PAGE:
Parking meter rates in the Back Bay and the Seaport District will soar next year under a test program that aims to reduce snarl, free up spaces, and shorten the time drivers spend circling for an on-street spot, officials from Mayor Martin J. Walsh’s administration announced Thursday.
The rates are set to increase Jan. 3, with drivers paying $3.75 per hour to park in the Back Bay and eventually up to $4 per hour in the Seaport. The current meter rate is $1.25 an hour.
The lack of available low-cost street parking has long been a source of frustration among drivers in Boston who try to avoid the city’s numerous high-price garages, which can cost as much as $40 a day. The new rates have not yet taken effect, but they are already sparking strong reactions.
“Oh my word,” said Larry Green, a staffer at the Snowden International School, as he was getting into his vehicle on Newbury Street Thursday evening. “I think I need to move to a different state. That’s ridiculous.”
But Walsh officials said their mission for the one-year test — called the Performance Parking Pilot program — is to open up spaces for all drivers by limiting the number of people who park at meters all day.
“We won’t really know until we try something,’’ said Kris Carter, cochairman of the mayor’s Office of New Urban Mechanics, which helped launched the pilot program. “That’s why . . . we are interested in looking at it.”
The pilot, modeled after successful efforts in Seattle, San Francisco, and Los Angeles, is based on a soon-to-be released study by a local nonprofit, A Better City, that works to improve the city’s economy.
Boston officials say their goal is to make it far more costly for drivers who use the street spots all day. Instead, officials want to steer them to garages and lots, or encourage them to use other modes of transportation. They also want to make it easier for visitors to find a metered spot to shop at local businesses, dine, or run errands, thus boosting the economy.
“We think that some of the lessons that they’ve learned can really make this a success here, and will really make traveling in Boston a little bit easier no matter what road you are on,’’ Carter said.
But Vicki C. Smith, chairwoman of the Neighborhood Association of the Back Bay, said many residents will not be pleased with the new pricing.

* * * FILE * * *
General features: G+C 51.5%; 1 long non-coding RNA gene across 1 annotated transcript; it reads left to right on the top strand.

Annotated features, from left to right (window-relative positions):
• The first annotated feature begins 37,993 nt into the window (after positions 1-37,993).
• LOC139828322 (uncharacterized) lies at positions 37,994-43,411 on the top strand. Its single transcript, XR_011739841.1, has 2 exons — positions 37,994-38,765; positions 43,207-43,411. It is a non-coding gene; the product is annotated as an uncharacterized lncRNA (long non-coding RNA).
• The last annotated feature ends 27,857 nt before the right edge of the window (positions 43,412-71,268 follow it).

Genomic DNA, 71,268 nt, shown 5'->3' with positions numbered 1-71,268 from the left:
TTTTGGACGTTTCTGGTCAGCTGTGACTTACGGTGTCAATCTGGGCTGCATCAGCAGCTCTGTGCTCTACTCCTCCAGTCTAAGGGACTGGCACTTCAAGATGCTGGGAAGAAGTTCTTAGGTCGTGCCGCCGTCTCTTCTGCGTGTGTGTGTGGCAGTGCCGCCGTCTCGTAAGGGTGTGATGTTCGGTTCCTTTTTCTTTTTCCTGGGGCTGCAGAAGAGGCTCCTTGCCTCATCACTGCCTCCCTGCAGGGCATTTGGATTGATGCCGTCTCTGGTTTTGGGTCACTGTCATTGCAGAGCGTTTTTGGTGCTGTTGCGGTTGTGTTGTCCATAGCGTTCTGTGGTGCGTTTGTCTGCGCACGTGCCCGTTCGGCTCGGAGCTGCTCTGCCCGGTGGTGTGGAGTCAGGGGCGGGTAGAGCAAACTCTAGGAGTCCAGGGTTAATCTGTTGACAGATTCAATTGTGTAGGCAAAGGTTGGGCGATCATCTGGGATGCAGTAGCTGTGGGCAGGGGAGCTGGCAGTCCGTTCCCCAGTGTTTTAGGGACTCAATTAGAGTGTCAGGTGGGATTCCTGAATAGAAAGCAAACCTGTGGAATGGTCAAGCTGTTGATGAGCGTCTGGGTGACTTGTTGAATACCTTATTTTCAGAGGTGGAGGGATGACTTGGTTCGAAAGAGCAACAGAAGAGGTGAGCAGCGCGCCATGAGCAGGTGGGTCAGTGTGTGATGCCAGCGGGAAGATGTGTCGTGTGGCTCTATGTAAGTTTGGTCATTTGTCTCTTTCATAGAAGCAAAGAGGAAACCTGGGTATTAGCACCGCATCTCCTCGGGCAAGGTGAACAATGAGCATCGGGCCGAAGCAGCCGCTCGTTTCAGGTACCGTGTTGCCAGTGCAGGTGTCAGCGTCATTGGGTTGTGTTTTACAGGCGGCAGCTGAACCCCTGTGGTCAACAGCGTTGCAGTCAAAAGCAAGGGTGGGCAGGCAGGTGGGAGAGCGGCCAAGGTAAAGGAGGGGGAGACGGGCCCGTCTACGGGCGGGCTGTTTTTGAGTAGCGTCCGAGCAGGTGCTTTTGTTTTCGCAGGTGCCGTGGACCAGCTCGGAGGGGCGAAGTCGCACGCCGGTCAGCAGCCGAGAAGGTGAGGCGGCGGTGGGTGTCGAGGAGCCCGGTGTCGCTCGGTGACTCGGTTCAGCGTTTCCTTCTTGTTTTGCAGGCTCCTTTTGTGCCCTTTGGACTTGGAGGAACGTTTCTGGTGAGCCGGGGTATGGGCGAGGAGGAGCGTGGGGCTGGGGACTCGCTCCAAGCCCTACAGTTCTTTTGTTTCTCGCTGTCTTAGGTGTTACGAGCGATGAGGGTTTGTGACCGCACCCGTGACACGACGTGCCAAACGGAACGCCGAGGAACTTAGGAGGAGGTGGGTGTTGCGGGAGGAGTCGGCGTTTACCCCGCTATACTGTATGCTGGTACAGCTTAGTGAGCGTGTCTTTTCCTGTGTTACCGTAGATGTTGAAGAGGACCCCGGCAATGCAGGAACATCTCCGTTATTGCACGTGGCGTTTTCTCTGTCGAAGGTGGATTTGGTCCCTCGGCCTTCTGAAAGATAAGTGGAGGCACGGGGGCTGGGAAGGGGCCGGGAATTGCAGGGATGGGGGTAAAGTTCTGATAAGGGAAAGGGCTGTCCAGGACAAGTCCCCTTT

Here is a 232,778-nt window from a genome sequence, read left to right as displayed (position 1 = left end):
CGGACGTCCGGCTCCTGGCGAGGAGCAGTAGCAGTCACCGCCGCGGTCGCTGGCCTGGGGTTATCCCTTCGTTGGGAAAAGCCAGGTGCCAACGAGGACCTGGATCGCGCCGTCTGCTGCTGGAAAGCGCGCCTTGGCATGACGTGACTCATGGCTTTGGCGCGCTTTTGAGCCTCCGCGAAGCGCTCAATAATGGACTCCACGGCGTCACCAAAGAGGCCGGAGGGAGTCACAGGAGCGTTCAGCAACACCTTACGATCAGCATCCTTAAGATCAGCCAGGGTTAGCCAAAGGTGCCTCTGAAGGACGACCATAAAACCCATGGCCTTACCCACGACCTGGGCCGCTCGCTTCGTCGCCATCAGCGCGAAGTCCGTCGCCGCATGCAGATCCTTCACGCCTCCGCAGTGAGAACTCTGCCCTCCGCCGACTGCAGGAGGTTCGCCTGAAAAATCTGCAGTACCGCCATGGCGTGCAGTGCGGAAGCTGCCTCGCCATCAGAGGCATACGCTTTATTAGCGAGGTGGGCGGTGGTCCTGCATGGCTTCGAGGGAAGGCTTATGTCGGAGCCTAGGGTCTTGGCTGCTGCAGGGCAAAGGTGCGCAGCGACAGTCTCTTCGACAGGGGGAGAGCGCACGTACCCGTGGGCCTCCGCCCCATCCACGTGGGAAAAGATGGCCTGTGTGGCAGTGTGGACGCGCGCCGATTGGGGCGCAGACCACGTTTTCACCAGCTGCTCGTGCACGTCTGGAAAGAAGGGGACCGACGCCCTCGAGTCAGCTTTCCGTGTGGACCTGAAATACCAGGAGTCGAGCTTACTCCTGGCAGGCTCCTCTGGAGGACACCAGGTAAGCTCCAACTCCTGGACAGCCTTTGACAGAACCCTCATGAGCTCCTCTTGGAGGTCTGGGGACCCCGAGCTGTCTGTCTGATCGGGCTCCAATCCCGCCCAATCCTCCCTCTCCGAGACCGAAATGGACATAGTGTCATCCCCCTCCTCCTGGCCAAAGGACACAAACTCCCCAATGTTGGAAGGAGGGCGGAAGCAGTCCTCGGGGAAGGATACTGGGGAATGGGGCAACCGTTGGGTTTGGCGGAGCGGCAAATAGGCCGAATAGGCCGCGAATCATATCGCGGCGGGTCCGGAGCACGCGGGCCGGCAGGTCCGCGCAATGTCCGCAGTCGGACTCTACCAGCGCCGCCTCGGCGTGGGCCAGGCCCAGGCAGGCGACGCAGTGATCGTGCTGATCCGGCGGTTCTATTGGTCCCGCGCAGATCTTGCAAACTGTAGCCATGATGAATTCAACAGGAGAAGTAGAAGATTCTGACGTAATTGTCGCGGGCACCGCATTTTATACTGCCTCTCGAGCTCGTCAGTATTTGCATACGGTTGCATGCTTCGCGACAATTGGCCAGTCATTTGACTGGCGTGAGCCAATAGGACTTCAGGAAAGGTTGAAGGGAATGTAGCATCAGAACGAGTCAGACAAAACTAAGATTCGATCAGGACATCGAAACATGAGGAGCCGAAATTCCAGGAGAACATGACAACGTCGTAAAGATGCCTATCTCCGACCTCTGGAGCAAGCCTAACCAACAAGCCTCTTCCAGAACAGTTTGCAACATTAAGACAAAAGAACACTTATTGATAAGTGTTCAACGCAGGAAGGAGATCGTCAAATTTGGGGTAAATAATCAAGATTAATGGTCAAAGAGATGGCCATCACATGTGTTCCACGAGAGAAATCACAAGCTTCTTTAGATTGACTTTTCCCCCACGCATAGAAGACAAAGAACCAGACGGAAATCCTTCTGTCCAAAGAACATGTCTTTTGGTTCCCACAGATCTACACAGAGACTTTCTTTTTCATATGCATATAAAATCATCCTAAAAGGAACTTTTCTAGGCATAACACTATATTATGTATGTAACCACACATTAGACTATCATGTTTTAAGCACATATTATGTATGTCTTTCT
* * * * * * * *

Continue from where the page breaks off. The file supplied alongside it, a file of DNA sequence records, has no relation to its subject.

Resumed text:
Smith said her group would have preferred a more “holistic approach” to the parking issue that takes into account the number of metered parking spaces, residential spaces, and people who visit the neighborhood. Furthermore, she said, her group met with city officials about the issue several months ago, and was never given specifics of the new rates.
“We were blindsided by this being implemented without our being able to work on a plan,’’ she said.
The pilot will affect approximately 1,650 spaces in the Back Bay, which has a mix of multispace and single-space meters that are about 90 percent occupied each day. The targeted area is bounded by Charlesgate, Massachusetts Avenue, and Beacon, Arlington, and Stuart streets. The higher meter rates will be effective until 8 p.m., after which street parking is free.
On Newbury Street, Annelie Mullen, 62, of South Boston, was headed to a shoe repair store after parking her car when she learned about the impending rate hike.
“That’s kind of bad,” Mullen said. “I guess they don’t get enough [revenue] from the parking tickets.”
Reaction was also swift in the Seaport.
City Councilor Michael Flaherty, who lives in South Boston, said that if the city’s goal is to boost revenue, then it should increase rates during major special events instead of targeting a specific neighborhood.
Flaherty said that if the city wants to increase turnover at the meters, it should target people who use handicapped parking placards illegally to occupy a metered spot all day.
“They are nickel-and-diming commuters, but the fact of the matter is, [nothing will be resolved] until they eliminate rampant abuse of handicap parking spots,” he said of the initiative, which is also being pushed by the city’s transportation and innovation and technology departments.
City officials said that parking meter prices have not been increased in Boston since 2011, when they were raised to $1.25 per hour. At the end of the pilot program, a portion of any revenue increase will be reinvested locally, the officials said.
City officials said they do not have an estimate as to how much they expect to generate in revenue for meter increases. All parking meter revenue is deposited into the city’s parking meter fund, and its uses are limited to transportation-related purposes, they added.
During the test program, the city will collect data on parking patterns on each block of the pilot area to measure how parking occupancy changes with the adjustment in price, officials said.
The scenario is different in the Seaport, where demand for on-street parking changes throughout the day. The program’s target areas include Seaport Boulevard and Summer, Cypher, and D streets.
City officials said the Seaport meters will have sensors that automatically adjust parking prices according to demand. Those prices will be reset every two months and eventually stabilize. The meter rates will begin at $1.50 an hour and adjust — up or down — by 50 cents every two months.
High-demand blocks will increase by 50 cents, while lower-occupied blocks will decrease by 50 cents, officials said. The minimum price will be $1 per hour, and the maximum will be $4 per hour, officials said. Prices also will vary depending on the time of day.
On Summer Street, a busy thoroughfare in the Seaport, some residents expressed disdain for the idea of higher meter rates.
“I think it will be a problem,” said Mustafa Hameed, 34, of Quincy, who frequently parks near the convention center in the mornings and said he worries about the hit his wallet may take.
“That will be an issue for me,” he said, adding that he may consider taking the T during the day.